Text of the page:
"We need a yeti." For Black Prairie's John Moen, hearing those words from bandmate Chris Funk registered as a challenge. In the run-up to its new album, the normally placid Portland folk act had begun exploring its nascent classic-rock influences, to the point of booking a gig at LaurelThirst under its louder, heavier alias, White Tundra. It had the riffs and the volume. All the band needed to complete its transformation into a true Monster of Rock was, well, a monster. Moen, an aspiring special-effects artist in his younger days, accepted Funk's (mostly sarcastic) edict, constructing an 8-foot albino Sasquatch out of aluminum tubing, insulating foam and fake fur. "Everyone wanted to name it 'Eddie the Yeti,'" after Iron Maiden's demonic mascot, Moen says. Instead, he christened her "Betty"—a reference to her shifty red "Yeti Davis eyes," implanted from a Halloween decoration. The beast made its live debut at LaurelThirst, looming over the band as it bashed out Sabbath covers. She then followed Black Prairie into the studio, serving as a muse for the group's most amplified album yet, this year's Fortune. Alas, Betty was destined to be the Pete Best of homemade mythological creatures: She's currently sitting, headless and retired, in Moen's garage. He is hopeful for a reunion sometime in the future. Others, though, would prefer the hairy diva stay mothballed. "Good riddance," Funk says. "Frankly, her bad vibes onstage really ruined it for me." MATTHEW SINGER.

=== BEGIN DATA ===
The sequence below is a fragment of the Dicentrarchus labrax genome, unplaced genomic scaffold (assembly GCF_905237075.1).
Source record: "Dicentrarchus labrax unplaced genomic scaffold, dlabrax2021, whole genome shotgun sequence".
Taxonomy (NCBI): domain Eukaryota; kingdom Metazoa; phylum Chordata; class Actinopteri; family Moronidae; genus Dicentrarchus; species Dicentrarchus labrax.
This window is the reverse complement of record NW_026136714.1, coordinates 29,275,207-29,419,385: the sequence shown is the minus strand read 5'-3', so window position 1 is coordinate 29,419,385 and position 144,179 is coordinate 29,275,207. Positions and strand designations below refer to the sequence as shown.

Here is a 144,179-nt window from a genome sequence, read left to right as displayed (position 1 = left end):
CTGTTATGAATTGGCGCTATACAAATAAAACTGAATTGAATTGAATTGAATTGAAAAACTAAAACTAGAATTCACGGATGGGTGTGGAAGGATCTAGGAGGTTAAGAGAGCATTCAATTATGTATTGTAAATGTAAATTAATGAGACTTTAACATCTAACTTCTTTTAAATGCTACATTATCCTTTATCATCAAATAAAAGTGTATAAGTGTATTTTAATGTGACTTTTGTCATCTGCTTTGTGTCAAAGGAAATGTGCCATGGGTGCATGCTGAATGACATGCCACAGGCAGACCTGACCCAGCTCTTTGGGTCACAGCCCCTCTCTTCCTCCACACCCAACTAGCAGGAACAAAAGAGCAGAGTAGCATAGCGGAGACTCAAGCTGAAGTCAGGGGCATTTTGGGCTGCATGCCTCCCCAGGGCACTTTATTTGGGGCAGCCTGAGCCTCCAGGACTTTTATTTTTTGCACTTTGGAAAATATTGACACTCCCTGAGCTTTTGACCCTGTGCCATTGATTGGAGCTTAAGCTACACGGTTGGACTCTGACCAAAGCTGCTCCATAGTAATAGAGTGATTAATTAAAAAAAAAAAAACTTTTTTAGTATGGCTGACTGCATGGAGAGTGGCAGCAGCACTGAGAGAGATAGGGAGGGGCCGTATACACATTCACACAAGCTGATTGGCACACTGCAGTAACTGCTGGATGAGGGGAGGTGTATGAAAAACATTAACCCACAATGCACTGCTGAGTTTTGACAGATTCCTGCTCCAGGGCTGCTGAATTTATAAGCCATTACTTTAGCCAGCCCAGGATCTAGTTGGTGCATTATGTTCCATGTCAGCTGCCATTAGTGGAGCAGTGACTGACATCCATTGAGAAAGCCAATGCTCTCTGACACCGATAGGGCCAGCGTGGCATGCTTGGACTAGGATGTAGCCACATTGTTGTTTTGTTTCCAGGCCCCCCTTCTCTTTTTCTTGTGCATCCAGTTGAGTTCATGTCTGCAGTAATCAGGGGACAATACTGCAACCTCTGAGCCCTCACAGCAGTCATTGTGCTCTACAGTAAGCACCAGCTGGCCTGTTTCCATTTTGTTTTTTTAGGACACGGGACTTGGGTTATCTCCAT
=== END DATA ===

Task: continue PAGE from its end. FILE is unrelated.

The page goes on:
Seventy-some years after Woody Guthrie recorded "Grand Coulee Dam" at a Portland studio, the city has again helped craft an ode to America's largest hydroelectric facility. "Woody was trying to sell the idea of these giant public work projects," said Mark Orton, a Portland composer best known for scoring 2013 Best Picture Oscar nominee Nebraska. "We're selling the history of the area through lasers."

You can hear Orton's score every evening between Memorial and Labor days at the Grand Coulee Dam (, 85 miles west of Spokane. For the past quarter-century, a laser light show has been projected on the face of the dam to accompany an educational film about the Columbia River. As the singular attraction of a sparsely populated region, the half-hour program long brought dependable audiences from nearby campgrounds. But the images (2-D geometric squiggles) and soundtrack (Vangelis, Neil Diamond) had grown stale over the decades.